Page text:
A new look at the Orwellian classic piques our interest.
Jonathan Kay revisists George Orwell’s 1984 on its 70th Anniversary and argues that Orwell’s look at the human attraction to totalitarian thinking is still essential reading.
Nineteen Eighty-Four was written to warn readers about the intelligentsia’s weakness for totalitarian doctrines (especially communism), not as a set of real predictions about what the world of the future would look like. Nevertheless, it’s still impressive to see how many details Orwell got right. One thing he didn’t see coming, however, was the emergence of the internet in general, and social-media technology more specifically—which (for now) permits citizens to self-organize outside the direct observation of authorities. In the world of Nineteen Eighty-Four, “rebellion meant a look in the eyes, an inflexion of the voice; at the most an occasional whispered word”—because the Party monopolizes mass communication, all of which must pass through the Ministry of Truth. The internet, by contrast, allows dissidents to self-organize on a massive scale without using any one centralized node.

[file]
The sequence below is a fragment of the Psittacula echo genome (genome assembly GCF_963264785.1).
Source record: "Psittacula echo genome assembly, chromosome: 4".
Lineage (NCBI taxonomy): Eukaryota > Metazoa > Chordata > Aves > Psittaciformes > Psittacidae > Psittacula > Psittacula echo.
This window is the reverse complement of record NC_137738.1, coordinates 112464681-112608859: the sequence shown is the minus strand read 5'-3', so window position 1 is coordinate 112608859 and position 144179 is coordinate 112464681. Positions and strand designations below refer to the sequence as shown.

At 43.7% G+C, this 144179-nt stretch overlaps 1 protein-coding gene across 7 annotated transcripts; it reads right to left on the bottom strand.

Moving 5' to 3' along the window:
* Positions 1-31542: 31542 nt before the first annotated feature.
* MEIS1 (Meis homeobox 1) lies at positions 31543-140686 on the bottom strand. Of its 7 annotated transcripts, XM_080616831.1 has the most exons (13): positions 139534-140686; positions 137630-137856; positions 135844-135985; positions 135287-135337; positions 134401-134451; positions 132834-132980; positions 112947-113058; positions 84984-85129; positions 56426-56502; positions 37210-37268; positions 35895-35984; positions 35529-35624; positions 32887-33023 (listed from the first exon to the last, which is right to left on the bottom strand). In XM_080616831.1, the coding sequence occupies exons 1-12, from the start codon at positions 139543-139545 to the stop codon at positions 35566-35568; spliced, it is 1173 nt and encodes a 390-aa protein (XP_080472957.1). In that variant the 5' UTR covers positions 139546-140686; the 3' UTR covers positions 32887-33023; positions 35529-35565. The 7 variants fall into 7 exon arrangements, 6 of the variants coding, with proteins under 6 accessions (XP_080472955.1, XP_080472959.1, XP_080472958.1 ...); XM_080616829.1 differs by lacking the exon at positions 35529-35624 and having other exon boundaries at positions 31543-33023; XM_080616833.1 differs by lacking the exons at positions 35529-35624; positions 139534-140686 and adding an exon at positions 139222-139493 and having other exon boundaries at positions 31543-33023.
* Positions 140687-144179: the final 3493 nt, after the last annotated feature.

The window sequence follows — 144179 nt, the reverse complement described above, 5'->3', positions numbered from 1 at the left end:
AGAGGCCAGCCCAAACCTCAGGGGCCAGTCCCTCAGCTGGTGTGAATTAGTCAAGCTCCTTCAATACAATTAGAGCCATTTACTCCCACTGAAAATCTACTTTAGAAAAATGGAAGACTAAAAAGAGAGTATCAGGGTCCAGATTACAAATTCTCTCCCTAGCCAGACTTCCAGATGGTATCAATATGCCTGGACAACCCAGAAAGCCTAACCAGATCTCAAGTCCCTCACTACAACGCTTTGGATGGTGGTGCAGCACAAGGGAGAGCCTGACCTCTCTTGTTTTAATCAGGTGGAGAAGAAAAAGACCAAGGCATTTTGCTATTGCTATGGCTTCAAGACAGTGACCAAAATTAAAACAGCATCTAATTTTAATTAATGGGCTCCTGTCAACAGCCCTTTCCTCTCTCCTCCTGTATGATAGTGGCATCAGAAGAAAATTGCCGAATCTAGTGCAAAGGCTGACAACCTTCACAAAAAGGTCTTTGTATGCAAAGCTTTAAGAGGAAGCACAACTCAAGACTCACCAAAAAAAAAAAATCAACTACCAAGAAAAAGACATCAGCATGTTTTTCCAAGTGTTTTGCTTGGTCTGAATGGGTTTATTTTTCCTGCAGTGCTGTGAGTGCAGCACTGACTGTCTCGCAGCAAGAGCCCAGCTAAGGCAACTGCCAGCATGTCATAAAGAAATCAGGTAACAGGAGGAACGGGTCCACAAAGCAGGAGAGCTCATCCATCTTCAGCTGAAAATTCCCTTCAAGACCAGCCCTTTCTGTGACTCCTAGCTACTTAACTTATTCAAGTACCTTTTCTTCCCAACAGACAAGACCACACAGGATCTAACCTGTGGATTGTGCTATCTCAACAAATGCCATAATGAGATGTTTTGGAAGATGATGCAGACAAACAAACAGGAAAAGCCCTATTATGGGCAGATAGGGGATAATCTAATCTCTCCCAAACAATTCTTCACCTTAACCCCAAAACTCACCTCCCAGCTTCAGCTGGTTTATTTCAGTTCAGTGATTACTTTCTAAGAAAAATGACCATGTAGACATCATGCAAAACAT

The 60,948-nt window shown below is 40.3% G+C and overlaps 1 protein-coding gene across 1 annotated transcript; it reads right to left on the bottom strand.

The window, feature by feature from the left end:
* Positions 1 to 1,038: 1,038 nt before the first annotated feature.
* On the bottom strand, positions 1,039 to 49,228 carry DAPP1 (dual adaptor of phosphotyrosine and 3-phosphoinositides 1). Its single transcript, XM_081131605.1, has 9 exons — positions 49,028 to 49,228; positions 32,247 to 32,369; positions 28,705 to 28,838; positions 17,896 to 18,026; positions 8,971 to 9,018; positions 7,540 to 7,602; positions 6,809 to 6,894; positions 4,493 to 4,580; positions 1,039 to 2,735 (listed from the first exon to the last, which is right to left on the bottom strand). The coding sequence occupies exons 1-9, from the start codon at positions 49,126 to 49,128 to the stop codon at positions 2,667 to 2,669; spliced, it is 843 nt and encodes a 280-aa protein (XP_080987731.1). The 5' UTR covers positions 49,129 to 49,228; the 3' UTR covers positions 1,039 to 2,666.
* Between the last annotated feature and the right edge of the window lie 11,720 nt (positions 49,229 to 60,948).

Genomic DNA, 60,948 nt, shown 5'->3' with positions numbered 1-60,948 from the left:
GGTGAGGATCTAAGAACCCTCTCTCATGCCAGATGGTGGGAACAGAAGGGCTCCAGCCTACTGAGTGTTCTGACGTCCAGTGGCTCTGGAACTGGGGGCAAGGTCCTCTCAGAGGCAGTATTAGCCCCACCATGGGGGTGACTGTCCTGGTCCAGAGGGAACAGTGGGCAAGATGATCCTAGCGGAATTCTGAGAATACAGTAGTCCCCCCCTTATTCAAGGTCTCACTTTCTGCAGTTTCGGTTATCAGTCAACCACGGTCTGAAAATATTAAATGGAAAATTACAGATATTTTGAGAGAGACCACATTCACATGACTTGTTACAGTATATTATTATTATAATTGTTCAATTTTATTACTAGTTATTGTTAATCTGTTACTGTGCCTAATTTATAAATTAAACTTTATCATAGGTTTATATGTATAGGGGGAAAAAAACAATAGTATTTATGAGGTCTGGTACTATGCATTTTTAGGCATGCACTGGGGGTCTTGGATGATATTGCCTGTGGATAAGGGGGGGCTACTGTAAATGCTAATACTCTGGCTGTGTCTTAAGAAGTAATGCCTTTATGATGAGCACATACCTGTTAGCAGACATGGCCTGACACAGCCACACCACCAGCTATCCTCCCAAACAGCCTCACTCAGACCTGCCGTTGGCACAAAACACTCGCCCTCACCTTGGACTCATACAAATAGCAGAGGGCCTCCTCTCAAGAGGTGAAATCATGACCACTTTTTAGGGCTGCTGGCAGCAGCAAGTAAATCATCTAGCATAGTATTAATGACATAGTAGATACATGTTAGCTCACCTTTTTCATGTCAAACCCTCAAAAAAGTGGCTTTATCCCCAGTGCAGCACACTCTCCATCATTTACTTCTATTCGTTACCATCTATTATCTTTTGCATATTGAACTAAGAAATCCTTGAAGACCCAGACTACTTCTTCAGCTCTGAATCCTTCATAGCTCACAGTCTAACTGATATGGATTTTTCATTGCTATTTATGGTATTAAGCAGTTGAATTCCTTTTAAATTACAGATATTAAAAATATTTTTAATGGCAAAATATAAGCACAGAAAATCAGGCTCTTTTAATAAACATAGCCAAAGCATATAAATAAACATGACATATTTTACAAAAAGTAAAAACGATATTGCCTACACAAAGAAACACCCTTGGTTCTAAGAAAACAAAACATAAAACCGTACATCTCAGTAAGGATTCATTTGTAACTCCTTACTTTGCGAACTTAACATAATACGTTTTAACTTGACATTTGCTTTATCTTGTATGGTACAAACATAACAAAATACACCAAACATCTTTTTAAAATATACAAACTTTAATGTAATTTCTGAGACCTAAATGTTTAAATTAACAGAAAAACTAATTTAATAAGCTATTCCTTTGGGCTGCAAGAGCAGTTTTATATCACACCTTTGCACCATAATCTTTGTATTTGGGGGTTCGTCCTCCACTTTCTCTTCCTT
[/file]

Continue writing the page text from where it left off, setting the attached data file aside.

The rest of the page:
And yet even on this score, the warnings of Nineteen Eighty-Four have been vindicated by human nature, which hasn’t changed a bit over the last 70 years. Orwell knew that most of us—and even more so, our children—require little encouragement to rat one another out if we perceive some moral or ideological lapse.